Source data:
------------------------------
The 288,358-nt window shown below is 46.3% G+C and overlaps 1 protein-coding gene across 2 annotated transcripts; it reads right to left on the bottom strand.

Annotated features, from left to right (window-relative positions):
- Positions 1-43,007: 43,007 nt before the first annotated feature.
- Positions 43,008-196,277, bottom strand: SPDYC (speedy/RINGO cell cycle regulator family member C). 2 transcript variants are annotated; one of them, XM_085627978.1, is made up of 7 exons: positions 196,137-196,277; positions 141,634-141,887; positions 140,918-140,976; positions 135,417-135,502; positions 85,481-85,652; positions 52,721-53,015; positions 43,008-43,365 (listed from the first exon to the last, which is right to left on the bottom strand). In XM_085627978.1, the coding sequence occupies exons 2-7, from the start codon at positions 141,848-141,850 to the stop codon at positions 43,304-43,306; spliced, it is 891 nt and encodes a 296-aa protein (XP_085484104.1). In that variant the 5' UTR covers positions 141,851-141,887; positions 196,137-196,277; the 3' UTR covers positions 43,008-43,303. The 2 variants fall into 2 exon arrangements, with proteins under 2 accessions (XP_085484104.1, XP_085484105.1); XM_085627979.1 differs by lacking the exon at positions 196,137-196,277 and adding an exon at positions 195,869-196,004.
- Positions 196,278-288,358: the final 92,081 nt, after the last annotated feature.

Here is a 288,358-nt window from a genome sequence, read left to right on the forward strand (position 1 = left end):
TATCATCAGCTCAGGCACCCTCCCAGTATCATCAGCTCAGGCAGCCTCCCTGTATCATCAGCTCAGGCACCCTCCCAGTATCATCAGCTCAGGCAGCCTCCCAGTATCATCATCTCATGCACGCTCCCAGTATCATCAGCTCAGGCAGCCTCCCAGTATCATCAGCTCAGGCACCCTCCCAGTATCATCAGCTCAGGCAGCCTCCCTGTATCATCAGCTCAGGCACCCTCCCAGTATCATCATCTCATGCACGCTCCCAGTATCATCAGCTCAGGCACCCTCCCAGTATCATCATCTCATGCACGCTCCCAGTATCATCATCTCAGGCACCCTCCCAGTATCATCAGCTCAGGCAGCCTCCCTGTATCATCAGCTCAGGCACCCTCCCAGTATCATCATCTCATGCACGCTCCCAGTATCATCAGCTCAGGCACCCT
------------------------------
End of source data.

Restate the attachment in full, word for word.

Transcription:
The 288,358-nt window shown below is 46.3% G+C and overlaps 1 protein-coding gene across 2 annotated transcripts; it reads right to left on the bottom strand.

Annotated features, from left to right (window-relative positions):
- Positions 1-43,007: 43,007 nt before the first annotated feature.
- Positions 43,008-196,277, bottom strand: SPDYC (speedy/RINGO cell cycle regulator family member C). 2 transcript variants are annotated; one of them, XM_085627978.1, is made up of 7 exons: positions 196,137-196,277; positions 141,634-141,887; positions 140,918-140,976; positions 135,417-135,502; positions 85,481-85,652; positions 52,721-53,015; positions 43,008-43,365 (listed from the first exon to the last, which is right to left on the bottom strand). In XM_085627978.1, the coding sequence occupies exons 2-7, from the start codon at positions 141,848-141,850 to the stop codon at positions 43,304-43,306; spliced, it is 891 nt and encodes a 296-aa protein (XP_085484104.1). In that variant the 5' UTR covers positions 141,851-141,887; positions 196,137-196,277; the 3' UTR covers positions 43,008-43,303. The 2 variants fall into 2 exon arrangements, with proteins under 2 accessions (XP_085484104.1, XP_085484105.1); XM_085627979.1 differs by lacking the exon at positions 196,137-196,277 and adding an exon at positions 195,869-196,004.
- Positions 196,278-288,358: the final 92,081 nt, after the last annotated feature.

Here is a 288,358-nt window from a genome sequence, read left to right on the forward strand (position 1 = left end):
TATCATCAGCTCAGGCACCCTCCCAGTATCATCAGCTCAGGCAGCCTCCCTGTATCATCAGCTCAGGCACCCTCCCAGTATCATCAGCTCAGGCAGCCTCCCAGTATCATCATCTCATGCACGCTCCCAGTATCATCAGCTCAGGCAGCCTCCCAGTATCATCAGCTCAGGCACCCTCCCAGTATCATCAGCTCAGGCAGCCTCCCTGTATCATCAGCTCAGGCACCCTCCCAGTATCATCATCTCATGCACGCTCCCAGTATCATCAGCTCAGGCACCCTCCCAGTATCATCATCTCATGCACGCTCCCAGTATCATCATCTCAGGCACCCTCCCAGTATCATCAGCTCAGGCAGCCTCCCTGTATCATCAGCTCAGGCACCCTCCCAGTATCATCATCTCATGCACGCTCCCAGTATCATCAGCTCAGGCACCCT